Sometimes when I say that I’m at a loss for words, it’s not because something is so awe-inspiring that I literally cannot find words to describe how fantastic it is, but it’s because I’ve been doing this for three years and I feel like I’ve used up all my prose. I often times find myself recycling old ideas, and it might be because I’ve limited myself to a specific genre and haven’t branched out. It might be because I’ve lived in Washington my whole life. It might be because I drink the same coffee every day. What I keep doing isn’t inviting any innovation. And that’s my problem.
But that’s not Typhoon’s problem. On the surface you may hear folkestral indie rock. I’m not entirely sure if that’s a word, but it should be. Folkestral indie rock – that’s something that has become the norm in Seattle and Portland (the latter being Typhoon’s borough). I’ve seen Typhoon a couple of times before this, and while I enjoyed it, I didn’t fully appreciate how different they strive to be.
For one thing – they placed their two drummers at the front of the band in their stage set-up. That’s certainly a new thing. The two openers were just as new and exciting feeling – Lost Lander from Portland and The Horde and the Harem from Seattle.
Now sometimes I feel like I’m beating dead horse when trying to explain to people how much I love Lost Lander – because I really really do and I want more people to know about them. I’ve managed to reach a least a bit of an audience, bringing in a few new fans of the band, but people should really know about this band. The brainchild of Portland songwriter Matt Sheehy and ex-Menomenaut Brent Knopf, Lost Lander brings together everything that I love about Portland. It’s dream pop with an edge. It’s dream pop, but if said dream pop got lost in the woods on a “dark and stormy night.”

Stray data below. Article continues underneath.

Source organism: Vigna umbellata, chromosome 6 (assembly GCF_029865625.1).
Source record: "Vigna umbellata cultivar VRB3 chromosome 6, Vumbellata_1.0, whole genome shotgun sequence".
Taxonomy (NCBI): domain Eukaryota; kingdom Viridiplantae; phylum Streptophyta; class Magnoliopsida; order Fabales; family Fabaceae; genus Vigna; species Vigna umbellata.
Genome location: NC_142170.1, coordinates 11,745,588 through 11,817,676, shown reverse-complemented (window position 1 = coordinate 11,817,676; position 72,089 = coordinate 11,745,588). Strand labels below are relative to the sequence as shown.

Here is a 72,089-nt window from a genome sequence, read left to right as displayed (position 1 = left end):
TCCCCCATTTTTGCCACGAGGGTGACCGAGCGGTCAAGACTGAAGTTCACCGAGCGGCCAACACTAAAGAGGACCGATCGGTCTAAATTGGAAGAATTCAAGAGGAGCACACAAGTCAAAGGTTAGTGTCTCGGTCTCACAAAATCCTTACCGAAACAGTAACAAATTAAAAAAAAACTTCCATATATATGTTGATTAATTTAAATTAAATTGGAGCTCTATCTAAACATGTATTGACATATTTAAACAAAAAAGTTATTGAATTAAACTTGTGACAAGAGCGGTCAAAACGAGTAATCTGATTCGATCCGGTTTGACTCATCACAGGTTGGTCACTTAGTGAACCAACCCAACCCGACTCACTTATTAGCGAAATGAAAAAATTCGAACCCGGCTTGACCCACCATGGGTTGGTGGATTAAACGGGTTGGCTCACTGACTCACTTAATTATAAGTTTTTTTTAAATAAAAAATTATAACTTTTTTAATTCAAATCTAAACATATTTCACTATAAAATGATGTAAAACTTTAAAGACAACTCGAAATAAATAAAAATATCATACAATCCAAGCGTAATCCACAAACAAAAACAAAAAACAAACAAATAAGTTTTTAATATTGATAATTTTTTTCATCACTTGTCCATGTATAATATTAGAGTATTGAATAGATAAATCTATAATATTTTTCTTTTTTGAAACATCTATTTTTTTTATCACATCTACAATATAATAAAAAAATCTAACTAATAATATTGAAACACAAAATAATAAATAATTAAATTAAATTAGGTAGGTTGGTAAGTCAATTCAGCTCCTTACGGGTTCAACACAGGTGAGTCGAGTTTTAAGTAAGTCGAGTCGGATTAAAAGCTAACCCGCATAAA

The Horde and Harem, on the other hand – I HAD NEVER EVEN HEARD. I mean, I’d heard of them, but never listened to any of their stuff, and while the style and song structure fit right into my musical aesthetic – indie folk with roaring harmonies. But the vocals are what threw me off but in the most strange and awesome way. Noble Monyei’s deep baritone adds this smooth richness to the harmonies that you don’t often get with folk bands. It was almost reminiscent of Nick Cave but without all the melancholy. I was truly surprised and pleasantly surprised, at that.
When Typhoon took the stage, I stared at the sheer size of that band and thought to myself, “how in the world am I going to get a picture of all of them?” Trust me, it took a bit of stealthy angles and crouching behind people and around people to get decent shots of half the band because of the two drummers up front. But in terms of sound, I have never heard the band sound better, with new songs and old songs to please everyone. The highlight was definitely “The Honest Truth,” with its rise-and-fall structure and epic finale.
The fact that they thought about where to place everyone in the band (all 10 of them) made a difference. It was unexpected, and made people pay attention to parts of that band that you wouldn’t have normally paid attention to. Typhoon is really a band, one that takes all parts for it to work cohesively. I guess you could say that Typhoon is more than the sum of its parts, and there are a lot of parts.
The Horde and the Harem